From what I've seen in this world, there are two kinds of people - dog people and cat people. My wife, for instance, is a cat person. She not only prefers cats as a pet, she also relates more to their personalities. Like cats, she's also inquisitive, values her space, and tends to be cautious and alert. I, on the other hand, am definitely a dog lover, and my personality is more like a dog than a cat. I'm outgoing, enthusiastic, fiercely loyal, and highly affectionate.
Just like people, dogs have unique personalities and quirks. Ask any pet owner and they'll tell you that it doesn't even matter if both dogs are the same breed - no two are alike. That's why taking photos of dogs is just as much about capturing the personality of the subject as with human photography. Unfortunately, dogs have the added challenge of being more difficult to direct during a photo shoot. It takes a lot of skill and patience to get truly great pictures of a dog, but the results are worth it.
Alicja Zmyslowska is a 20-year-old photographer from Poland who has been garnering a lot of attention over the last year for her incredible portraits of dogs. She uses natural surroundings and lighting with a soft focus to give the dogs a dreamlike, almost angelic appearance.
Zmyslowska says she's loved animals since she was a child.
She received two pet cats when she was four, but she dreamed of getting a dog. You see? Dog person vs. cat person.
In 2006, her dream came true when Kiara, a Golden Retriever, came into her life. Right from the start, Zmyslowska couldn't resist taking pictures of Kiara.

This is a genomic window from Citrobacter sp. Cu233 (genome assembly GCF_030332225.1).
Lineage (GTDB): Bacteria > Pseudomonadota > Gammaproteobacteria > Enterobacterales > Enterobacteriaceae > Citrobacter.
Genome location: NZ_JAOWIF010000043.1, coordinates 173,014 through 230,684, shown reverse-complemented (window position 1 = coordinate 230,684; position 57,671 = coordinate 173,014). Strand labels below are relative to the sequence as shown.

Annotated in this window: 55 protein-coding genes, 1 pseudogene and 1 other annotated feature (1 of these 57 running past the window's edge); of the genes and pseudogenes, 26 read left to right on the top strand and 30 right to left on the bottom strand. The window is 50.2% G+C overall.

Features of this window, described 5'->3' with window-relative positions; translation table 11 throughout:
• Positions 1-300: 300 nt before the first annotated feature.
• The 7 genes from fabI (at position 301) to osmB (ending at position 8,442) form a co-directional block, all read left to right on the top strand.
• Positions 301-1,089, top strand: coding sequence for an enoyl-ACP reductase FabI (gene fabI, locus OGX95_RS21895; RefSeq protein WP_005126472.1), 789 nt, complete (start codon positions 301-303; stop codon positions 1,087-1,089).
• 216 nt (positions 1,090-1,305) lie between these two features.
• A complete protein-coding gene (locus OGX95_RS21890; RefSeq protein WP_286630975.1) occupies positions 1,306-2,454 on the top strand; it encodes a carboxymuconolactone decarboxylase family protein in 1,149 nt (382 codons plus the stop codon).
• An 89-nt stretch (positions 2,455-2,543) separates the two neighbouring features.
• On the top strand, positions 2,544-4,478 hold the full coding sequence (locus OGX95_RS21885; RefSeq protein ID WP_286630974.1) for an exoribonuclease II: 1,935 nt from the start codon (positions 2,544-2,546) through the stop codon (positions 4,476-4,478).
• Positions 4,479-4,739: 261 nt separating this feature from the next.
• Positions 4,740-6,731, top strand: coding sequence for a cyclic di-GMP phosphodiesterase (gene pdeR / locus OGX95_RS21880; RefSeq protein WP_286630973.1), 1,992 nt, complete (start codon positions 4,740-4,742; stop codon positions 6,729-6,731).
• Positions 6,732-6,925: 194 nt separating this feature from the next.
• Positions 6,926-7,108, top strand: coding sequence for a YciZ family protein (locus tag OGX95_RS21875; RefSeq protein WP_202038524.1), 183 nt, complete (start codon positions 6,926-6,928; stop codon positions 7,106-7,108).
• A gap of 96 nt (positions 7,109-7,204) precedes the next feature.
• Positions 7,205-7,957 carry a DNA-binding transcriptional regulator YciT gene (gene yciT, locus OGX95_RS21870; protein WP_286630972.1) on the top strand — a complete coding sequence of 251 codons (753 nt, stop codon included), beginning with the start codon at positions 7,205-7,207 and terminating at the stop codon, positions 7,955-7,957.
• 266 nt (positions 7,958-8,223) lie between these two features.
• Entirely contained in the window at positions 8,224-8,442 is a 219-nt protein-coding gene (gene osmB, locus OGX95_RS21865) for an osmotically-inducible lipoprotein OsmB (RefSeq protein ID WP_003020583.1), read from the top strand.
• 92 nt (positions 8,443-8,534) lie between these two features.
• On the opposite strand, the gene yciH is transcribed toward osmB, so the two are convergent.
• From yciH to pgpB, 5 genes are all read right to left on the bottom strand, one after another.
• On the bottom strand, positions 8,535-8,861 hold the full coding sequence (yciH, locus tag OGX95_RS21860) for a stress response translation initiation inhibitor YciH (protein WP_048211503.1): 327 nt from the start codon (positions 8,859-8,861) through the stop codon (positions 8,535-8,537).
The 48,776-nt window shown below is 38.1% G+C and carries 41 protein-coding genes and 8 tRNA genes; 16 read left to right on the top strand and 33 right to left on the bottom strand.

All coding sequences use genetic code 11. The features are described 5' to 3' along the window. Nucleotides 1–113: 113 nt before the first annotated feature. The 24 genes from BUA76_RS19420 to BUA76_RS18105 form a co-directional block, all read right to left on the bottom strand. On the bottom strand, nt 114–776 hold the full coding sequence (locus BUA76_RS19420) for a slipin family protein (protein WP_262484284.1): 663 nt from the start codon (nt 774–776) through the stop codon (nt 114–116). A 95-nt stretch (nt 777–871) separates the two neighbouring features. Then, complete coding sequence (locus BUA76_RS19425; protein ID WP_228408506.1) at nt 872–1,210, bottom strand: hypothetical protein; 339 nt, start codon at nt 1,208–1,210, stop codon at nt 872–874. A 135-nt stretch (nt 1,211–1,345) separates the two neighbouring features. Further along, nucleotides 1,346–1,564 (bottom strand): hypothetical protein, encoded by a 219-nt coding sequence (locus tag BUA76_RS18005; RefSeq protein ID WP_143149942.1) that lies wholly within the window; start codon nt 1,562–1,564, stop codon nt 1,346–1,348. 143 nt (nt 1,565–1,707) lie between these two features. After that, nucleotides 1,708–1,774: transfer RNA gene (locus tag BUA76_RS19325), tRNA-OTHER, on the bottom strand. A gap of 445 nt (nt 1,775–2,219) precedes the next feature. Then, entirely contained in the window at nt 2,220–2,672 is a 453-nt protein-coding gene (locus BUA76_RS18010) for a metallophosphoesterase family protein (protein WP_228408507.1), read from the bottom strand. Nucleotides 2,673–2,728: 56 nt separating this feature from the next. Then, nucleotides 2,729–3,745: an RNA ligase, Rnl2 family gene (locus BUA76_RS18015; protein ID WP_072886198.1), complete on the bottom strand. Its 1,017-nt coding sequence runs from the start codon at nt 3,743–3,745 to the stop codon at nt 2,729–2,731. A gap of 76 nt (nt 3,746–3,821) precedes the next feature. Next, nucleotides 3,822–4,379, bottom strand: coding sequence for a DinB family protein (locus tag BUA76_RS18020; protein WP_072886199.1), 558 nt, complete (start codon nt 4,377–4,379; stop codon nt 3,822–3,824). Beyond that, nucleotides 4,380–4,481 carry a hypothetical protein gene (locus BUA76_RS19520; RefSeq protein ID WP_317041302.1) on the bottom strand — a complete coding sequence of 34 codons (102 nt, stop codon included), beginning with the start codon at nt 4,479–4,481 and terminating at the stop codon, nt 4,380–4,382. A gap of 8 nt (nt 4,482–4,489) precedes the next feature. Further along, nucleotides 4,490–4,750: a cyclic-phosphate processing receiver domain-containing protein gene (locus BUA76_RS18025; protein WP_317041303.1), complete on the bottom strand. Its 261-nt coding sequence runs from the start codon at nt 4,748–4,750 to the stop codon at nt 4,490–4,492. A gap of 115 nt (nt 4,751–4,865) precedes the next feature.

She'd often borrow her elder brother's DSLR camera, until she finally got one of her own.
The rest, as they say, is history.
Besides Kiara, she also started to take pictures of her friends' dogs, and even dogs that she meets while out and about.
She has a few favorite locations that she uses for her shoots.
She cycles between them depending on the season, the weather in general, and also what type of shots she'd like - playful, action, still, etc. For instance, forests are better for still shots, while open meadows are better for motion shots.
Zmyslowska prefers to work with dogs over people, although working with dogs does admittedly require working closely with their owners.
Naturally, it's easier to work with her own dogs or those of her friends since they're more obedient/comfortable around her.
Her most challenging subjects are the dogs that she finds in shelters or homeless dogs. These dogs tend to show very little interest in anything she has to offer (food, toys, etc.), so it's harder to get the right shot.
If you'd like to see more of Zmyslowska's work, check out her website here.
Be sure to SHARE these beautiful photos with your family and friends.